Wednesday, July 12, 2006

Canada and cultural reflexivity

In his comments on my last post, app crit wondered about the differences between the US and Canada. He was asking specifically about the question of class, and I am not going to be able to answer to that in any real way here, but I do have a few thoughts on the subject, having just returned from a trip to visit friends in the US. They used to live in Brooklyn; this was my first visit to them now that they’ve moved to a town on the Hudson, about an hour north of the city. Spending time in this context gave me some perspective on the question of intra-continental differences.

On Saturday night we went to a parade and celebration that was quintessentially, shockingly Small-Town American. It was to celebrate the 100th anniversary of the local volunteer fire department. The parade featured marching bands, firetrucks, and firefighters in ceremonial dress and formation. There were a lot of flags. I felt as if I’d just landed in a movie, so insanely perfect was the scene, with its backdrop of twee Main Street storefronts. Later there were fireworks – the first display the town has had in a decade, apparently. While the fireworks boomed and echoed, Bruce Springsteen’s Born in the USA – the whole album – played in the background.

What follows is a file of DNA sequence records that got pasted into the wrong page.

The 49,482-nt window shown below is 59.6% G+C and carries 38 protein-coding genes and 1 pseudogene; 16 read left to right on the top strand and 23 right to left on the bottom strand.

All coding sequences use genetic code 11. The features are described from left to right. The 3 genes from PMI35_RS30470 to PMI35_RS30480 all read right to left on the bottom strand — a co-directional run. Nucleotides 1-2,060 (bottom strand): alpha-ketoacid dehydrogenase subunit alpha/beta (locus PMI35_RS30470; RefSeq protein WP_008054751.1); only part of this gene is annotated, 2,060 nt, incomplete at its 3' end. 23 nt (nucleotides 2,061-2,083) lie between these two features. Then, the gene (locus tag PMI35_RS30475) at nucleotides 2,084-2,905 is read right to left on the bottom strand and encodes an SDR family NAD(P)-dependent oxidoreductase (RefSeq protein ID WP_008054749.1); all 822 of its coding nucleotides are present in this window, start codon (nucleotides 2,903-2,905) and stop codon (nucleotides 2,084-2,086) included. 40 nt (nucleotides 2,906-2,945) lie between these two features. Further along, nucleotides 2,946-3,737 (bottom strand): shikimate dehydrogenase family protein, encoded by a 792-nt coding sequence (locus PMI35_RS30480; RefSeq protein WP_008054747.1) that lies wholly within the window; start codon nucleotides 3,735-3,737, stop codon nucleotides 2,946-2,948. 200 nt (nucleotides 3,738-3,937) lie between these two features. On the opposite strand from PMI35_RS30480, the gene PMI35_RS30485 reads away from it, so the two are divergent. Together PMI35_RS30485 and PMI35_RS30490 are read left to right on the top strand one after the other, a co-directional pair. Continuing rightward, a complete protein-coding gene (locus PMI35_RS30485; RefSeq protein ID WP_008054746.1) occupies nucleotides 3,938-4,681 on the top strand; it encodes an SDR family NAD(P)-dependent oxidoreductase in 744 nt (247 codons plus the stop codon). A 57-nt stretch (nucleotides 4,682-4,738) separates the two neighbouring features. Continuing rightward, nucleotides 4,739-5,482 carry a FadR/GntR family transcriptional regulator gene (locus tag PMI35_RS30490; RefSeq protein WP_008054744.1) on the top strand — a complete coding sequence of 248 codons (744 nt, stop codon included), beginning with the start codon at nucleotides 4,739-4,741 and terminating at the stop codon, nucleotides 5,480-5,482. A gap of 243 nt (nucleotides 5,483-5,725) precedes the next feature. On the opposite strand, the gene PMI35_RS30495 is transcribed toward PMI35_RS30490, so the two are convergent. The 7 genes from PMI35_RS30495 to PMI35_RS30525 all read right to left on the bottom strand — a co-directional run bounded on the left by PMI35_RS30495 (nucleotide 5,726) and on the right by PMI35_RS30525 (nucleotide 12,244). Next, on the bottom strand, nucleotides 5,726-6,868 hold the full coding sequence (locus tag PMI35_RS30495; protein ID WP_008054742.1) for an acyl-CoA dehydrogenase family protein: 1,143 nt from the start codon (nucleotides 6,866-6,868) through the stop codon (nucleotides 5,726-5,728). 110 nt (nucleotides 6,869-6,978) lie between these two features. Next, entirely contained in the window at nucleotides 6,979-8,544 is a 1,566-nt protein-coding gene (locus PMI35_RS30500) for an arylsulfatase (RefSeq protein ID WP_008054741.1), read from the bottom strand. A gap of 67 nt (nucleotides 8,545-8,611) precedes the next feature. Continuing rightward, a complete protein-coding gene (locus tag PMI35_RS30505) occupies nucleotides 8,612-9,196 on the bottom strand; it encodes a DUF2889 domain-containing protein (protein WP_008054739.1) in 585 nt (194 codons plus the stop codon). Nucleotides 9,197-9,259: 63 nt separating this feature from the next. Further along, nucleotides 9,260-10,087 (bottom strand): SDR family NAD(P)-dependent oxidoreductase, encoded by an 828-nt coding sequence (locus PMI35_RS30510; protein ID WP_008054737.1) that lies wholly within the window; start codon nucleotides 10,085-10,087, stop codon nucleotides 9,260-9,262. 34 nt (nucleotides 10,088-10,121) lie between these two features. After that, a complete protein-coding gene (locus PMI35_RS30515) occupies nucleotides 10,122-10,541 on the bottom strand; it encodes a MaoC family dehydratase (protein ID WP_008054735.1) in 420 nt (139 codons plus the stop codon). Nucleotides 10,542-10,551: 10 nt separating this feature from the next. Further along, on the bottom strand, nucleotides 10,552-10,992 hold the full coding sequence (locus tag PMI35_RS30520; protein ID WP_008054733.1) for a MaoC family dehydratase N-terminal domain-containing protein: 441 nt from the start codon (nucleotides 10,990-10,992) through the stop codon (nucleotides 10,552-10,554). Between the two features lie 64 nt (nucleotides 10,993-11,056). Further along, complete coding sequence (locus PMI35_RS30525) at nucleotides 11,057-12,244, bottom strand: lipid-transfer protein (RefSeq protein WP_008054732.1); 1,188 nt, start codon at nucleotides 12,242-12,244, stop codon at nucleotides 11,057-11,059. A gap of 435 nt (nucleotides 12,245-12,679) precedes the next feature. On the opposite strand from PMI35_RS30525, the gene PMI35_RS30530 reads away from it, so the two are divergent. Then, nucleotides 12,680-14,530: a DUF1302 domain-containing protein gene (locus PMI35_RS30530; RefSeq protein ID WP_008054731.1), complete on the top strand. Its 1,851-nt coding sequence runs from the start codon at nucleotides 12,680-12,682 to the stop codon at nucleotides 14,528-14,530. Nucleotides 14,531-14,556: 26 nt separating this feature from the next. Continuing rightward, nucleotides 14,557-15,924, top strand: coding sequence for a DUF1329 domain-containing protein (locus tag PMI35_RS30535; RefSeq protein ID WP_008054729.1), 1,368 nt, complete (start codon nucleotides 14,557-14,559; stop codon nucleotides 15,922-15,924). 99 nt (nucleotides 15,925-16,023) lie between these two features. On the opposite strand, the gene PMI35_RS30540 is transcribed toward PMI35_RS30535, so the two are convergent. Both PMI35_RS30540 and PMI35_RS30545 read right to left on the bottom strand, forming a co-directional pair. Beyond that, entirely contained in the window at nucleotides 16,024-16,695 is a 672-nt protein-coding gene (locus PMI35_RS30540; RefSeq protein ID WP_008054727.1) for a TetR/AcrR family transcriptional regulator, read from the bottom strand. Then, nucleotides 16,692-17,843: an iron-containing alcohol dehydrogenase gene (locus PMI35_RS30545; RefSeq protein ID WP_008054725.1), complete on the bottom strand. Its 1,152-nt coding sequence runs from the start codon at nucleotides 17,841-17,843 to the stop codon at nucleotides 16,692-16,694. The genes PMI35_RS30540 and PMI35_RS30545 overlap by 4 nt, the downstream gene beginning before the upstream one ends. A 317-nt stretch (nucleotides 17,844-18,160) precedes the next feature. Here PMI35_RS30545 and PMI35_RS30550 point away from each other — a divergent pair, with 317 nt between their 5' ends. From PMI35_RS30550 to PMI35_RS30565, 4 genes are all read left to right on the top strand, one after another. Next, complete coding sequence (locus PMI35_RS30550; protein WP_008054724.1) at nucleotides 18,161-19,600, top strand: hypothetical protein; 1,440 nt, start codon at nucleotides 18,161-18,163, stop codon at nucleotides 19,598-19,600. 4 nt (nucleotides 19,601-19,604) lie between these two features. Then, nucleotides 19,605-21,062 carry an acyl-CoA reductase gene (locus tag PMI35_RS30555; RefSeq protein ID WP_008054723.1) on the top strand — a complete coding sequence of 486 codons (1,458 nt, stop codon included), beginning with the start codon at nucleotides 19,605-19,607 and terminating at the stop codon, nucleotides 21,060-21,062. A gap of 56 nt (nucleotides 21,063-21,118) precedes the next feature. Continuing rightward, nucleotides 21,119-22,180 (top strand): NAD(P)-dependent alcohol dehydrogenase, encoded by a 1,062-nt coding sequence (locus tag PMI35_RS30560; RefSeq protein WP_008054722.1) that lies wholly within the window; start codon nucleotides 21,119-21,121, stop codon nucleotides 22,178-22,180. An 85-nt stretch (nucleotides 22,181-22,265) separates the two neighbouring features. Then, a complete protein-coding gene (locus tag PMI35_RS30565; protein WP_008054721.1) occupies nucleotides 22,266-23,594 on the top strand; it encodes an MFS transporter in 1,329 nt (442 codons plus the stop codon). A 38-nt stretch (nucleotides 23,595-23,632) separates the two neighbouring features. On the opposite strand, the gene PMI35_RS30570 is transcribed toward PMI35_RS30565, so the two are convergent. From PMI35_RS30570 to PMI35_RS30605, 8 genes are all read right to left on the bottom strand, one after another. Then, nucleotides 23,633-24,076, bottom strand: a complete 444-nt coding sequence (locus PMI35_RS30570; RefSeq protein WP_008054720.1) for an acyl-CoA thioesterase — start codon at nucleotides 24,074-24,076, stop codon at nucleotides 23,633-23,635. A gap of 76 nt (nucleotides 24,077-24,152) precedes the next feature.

And I thought: this country loves to look at itself. It is consumed by and enamored of its own vision of itself. This is an astonishing – and almost enviable – cultural narcissism.

It occurs to me that this is one of the chief differences between Canada and the US. Canada looks at itself, too, of course – but always in relation, in comparison. That is, the better part of Canada’s identity, if it even makes sense to homogenize it – and it may well not do – is wrapped up in defining itself against the United States. What are we? We are everything the US is not. Even elements of the Canadian cultural imaginary that appear to be simple identifications – “Canada’s military engages in peacekeeping, not combat” – are, if you scratch at them just a little, also comments on difference-from.